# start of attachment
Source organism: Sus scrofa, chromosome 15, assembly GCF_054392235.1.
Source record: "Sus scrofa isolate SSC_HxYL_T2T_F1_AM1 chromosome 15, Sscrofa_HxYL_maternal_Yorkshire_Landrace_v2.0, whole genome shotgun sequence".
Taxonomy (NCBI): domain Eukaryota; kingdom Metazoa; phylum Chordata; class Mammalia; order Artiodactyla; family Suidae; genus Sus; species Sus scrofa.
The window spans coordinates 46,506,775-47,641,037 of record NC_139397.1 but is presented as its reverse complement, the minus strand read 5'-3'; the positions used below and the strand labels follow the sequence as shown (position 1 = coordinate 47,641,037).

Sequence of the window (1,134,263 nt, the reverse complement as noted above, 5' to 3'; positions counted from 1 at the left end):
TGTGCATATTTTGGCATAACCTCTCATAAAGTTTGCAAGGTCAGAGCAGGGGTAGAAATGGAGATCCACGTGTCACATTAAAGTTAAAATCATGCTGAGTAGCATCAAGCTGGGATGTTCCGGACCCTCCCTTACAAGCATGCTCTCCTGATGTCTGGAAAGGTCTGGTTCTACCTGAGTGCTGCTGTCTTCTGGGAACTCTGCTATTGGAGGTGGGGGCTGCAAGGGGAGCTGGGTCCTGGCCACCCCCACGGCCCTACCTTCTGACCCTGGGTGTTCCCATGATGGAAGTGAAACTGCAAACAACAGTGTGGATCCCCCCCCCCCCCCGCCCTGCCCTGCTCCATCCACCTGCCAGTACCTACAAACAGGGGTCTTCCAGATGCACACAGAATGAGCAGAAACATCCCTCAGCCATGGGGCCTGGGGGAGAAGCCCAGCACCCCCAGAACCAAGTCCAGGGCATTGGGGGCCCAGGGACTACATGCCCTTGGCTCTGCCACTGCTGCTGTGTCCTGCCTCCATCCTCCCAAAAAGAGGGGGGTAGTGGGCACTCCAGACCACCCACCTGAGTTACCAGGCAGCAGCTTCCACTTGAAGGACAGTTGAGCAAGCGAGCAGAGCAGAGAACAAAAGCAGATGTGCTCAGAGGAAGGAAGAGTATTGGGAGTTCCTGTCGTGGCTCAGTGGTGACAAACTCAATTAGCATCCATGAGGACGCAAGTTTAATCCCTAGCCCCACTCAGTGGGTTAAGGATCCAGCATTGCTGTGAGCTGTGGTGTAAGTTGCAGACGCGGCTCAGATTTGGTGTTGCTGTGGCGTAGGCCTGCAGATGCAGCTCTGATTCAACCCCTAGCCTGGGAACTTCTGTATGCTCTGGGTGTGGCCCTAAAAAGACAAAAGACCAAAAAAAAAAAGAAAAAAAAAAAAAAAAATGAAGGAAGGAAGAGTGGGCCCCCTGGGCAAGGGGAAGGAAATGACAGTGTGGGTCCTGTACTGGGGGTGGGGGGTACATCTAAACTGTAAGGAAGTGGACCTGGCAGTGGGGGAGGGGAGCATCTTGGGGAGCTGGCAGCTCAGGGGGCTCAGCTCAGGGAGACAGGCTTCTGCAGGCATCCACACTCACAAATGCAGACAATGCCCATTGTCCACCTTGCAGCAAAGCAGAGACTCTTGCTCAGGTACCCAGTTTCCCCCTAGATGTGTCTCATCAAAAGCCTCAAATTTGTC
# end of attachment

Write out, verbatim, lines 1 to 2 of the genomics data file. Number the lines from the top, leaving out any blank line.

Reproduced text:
Source organism: Sus scrofa, chromosome 15, assembly GCF_054392235.1.
Source record: "Sus scrofa isolate SSC_HxYL_T2T_F1_AM1 chromosome 15, Sscrofa_HxYL_maternal_Yorkshire_Landrace_v2.0, whole genome shotgun sequence".